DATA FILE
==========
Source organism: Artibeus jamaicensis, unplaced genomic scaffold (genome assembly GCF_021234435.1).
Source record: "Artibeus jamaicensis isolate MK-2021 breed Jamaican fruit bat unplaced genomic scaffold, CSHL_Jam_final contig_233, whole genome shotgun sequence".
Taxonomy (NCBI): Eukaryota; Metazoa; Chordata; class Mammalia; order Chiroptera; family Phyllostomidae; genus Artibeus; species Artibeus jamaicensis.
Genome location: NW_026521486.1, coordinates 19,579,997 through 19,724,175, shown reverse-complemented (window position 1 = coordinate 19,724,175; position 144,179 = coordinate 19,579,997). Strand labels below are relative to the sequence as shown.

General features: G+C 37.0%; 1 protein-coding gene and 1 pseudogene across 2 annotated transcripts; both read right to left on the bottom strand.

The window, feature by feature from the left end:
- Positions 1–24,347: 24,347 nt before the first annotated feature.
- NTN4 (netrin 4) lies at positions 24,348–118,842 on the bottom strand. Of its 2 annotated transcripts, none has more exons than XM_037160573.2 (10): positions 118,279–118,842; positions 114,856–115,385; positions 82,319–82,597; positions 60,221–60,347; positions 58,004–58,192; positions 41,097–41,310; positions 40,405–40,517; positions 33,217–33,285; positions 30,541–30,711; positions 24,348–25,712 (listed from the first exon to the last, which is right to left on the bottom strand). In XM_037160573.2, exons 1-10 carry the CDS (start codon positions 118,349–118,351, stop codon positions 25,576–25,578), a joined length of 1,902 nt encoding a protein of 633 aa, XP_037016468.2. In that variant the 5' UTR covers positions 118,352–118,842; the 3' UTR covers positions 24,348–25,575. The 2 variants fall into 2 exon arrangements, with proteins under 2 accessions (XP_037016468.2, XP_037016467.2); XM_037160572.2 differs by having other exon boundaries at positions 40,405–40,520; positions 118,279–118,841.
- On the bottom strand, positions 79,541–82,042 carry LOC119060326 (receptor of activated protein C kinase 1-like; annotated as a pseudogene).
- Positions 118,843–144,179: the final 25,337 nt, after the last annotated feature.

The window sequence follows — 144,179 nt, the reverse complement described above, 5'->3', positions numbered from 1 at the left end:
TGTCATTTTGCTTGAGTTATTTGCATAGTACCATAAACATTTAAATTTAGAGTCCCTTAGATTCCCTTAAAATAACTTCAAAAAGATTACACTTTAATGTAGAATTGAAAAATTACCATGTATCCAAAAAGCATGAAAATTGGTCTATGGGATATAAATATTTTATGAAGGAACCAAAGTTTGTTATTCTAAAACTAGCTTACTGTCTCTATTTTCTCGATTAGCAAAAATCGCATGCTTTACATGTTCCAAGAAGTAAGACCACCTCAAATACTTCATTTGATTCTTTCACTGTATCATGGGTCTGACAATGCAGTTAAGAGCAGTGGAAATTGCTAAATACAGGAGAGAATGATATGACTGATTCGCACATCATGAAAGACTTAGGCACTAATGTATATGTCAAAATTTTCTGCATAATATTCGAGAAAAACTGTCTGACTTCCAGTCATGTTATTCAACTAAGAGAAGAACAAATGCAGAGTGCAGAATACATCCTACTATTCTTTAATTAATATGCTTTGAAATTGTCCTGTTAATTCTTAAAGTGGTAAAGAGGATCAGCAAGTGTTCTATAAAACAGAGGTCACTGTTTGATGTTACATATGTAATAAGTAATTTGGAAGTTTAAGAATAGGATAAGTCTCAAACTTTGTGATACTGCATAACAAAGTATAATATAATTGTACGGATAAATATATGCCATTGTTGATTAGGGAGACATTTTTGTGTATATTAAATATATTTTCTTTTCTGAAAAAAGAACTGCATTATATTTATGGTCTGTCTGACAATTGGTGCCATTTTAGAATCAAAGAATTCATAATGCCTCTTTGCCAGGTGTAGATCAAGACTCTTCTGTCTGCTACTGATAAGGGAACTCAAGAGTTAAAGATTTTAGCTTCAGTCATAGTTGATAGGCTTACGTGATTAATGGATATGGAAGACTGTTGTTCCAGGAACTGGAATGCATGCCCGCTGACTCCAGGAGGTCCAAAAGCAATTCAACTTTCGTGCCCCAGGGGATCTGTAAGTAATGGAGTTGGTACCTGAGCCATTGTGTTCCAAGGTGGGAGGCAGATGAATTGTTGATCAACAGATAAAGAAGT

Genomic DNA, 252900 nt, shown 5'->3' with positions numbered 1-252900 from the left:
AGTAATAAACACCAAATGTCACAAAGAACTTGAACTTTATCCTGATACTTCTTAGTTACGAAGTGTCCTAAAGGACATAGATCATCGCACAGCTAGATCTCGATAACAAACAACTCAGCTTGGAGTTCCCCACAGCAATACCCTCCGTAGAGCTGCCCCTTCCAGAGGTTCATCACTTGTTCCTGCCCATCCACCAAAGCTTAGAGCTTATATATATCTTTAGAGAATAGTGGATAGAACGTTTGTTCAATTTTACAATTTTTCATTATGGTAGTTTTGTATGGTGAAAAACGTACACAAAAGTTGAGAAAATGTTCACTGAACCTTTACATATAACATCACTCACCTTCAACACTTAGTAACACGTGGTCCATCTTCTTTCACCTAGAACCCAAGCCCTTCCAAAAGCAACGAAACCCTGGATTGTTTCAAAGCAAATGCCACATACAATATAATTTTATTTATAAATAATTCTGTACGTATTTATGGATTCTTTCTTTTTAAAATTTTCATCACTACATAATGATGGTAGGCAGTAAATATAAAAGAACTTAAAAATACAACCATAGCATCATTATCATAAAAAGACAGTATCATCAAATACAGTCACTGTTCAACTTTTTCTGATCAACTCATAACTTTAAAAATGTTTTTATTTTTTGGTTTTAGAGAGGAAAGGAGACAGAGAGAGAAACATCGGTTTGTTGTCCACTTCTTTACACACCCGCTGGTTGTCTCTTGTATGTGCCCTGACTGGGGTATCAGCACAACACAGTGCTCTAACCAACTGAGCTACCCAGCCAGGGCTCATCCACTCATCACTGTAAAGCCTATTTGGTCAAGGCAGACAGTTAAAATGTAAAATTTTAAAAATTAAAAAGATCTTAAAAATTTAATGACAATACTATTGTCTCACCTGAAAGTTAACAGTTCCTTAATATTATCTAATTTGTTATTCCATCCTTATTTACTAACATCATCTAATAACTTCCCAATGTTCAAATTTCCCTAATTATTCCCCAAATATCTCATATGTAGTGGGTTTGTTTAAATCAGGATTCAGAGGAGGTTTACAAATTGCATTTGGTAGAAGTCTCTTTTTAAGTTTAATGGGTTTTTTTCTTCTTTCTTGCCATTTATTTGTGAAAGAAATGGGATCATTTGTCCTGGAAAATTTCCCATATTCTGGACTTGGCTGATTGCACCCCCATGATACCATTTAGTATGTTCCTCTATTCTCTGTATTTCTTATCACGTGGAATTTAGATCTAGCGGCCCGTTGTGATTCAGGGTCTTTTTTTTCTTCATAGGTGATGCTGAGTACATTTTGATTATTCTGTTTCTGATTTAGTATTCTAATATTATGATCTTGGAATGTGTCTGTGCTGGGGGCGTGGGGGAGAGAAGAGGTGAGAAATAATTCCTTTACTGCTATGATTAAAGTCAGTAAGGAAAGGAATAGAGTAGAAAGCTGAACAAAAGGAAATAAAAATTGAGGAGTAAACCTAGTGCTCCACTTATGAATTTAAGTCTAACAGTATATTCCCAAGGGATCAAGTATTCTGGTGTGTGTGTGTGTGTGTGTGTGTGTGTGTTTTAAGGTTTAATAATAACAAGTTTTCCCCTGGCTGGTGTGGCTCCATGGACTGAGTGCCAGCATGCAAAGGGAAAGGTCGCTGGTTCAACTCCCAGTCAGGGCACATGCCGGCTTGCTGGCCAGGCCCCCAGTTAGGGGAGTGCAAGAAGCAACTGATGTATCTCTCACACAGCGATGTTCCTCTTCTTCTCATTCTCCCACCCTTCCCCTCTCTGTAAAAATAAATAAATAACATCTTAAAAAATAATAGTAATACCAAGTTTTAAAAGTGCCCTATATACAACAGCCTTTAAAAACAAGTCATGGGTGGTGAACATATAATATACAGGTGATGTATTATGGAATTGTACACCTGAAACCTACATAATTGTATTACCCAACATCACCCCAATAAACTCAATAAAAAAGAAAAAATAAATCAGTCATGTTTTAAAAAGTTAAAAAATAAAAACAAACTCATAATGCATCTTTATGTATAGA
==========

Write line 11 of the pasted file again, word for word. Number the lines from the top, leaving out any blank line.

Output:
The window sequence follows — 144,179 nt, the reverse complement described above, 5'->3', positions numbered from 1 at the left end: